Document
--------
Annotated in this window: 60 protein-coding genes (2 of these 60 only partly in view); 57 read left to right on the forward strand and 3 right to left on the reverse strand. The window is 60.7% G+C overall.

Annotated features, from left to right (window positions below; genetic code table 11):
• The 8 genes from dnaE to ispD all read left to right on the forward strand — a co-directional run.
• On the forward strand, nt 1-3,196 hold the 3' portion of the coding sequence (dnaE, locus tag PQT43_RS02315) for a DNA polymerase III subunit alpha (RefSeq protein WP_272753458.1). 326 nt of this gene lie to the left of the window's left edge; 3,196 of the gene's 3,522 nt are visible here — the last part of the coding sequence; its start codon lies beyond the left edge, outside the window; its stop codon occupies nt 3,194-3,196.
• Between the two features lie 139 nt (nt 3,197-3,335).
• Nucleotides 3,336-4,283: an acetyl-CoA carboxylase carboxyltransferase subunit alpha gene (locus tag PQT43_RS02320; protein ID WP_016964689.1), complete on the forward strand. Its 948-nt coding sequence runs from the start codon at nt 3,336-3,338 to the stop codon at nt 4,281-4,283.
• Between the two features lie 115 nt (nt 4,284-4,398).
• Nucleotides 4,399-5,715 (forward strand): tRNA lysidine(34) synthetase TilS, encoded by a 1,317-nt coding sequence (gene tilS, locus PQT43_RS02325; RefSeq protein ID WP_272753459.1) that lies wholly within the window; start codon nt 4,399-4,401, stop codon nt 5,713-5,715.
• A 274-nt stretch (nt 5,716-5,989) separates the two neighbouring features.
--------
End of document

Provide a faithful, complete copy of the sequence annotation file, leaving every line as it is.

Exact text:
Annotated in this window: 60 protein-coding genes (2 of these 60 only partly in view); 57 read left to right on the forward strand and 3 right to left on the reverse strand. The window is 60.7% G+C overall.

Annotated features, from left to right (window positions below; genetic code table 11):
• The 8 genes from dnaE to ispD all read left to right on the forward strand — a co-directional run.
• On the forward strand, nt 1-3,196 hold the 3' portion of the coding sequence (dnaE, locus tag PQT43_RS02315) for a DNA polymerase III subunit alpha (RefSeq protein WP_272753458.1). 326 nt of this gene lie to the left of the window's left edge; 3,196 of the gene's 3,522 nt are visible here — the last part of the coding sequence; its start codon lies beyond the left edge, outside the window; its stop codon occupies nt 3,194-3,196.
• Between the two features lie 139 nt (nt 3,197-3,335).
• Nucleotides 3,336-4,283: an acetyl-CoA carboxylase carboxyltransferase subunit alpha gene (locus tag PQT43_RS02320; protein ID WP_016964689.1), complete on the forward strand. Its 948-nt coding sequence runs from the start codon at nt 3,336-3,338 to the stop codon at nt 4,281-4,283.
• Between the two features lie 115 nt (nt 4,284-4,398).
• Nucleotides 4,399-5,715 (forward strand): tRNA lysidine(34) synthetase TilS, encoded by a 1,317-nt coding sequence (gene tilS, locus PQT43_RS02325; RefSeq protein ID WP_272753459.1) that lies wholly within the window; start codon nt 4,399-4,401, stop codon nt 5,713-5,715.
• A 274-nt stretch (nt 5,716-5,989) separates the two neighbouring features.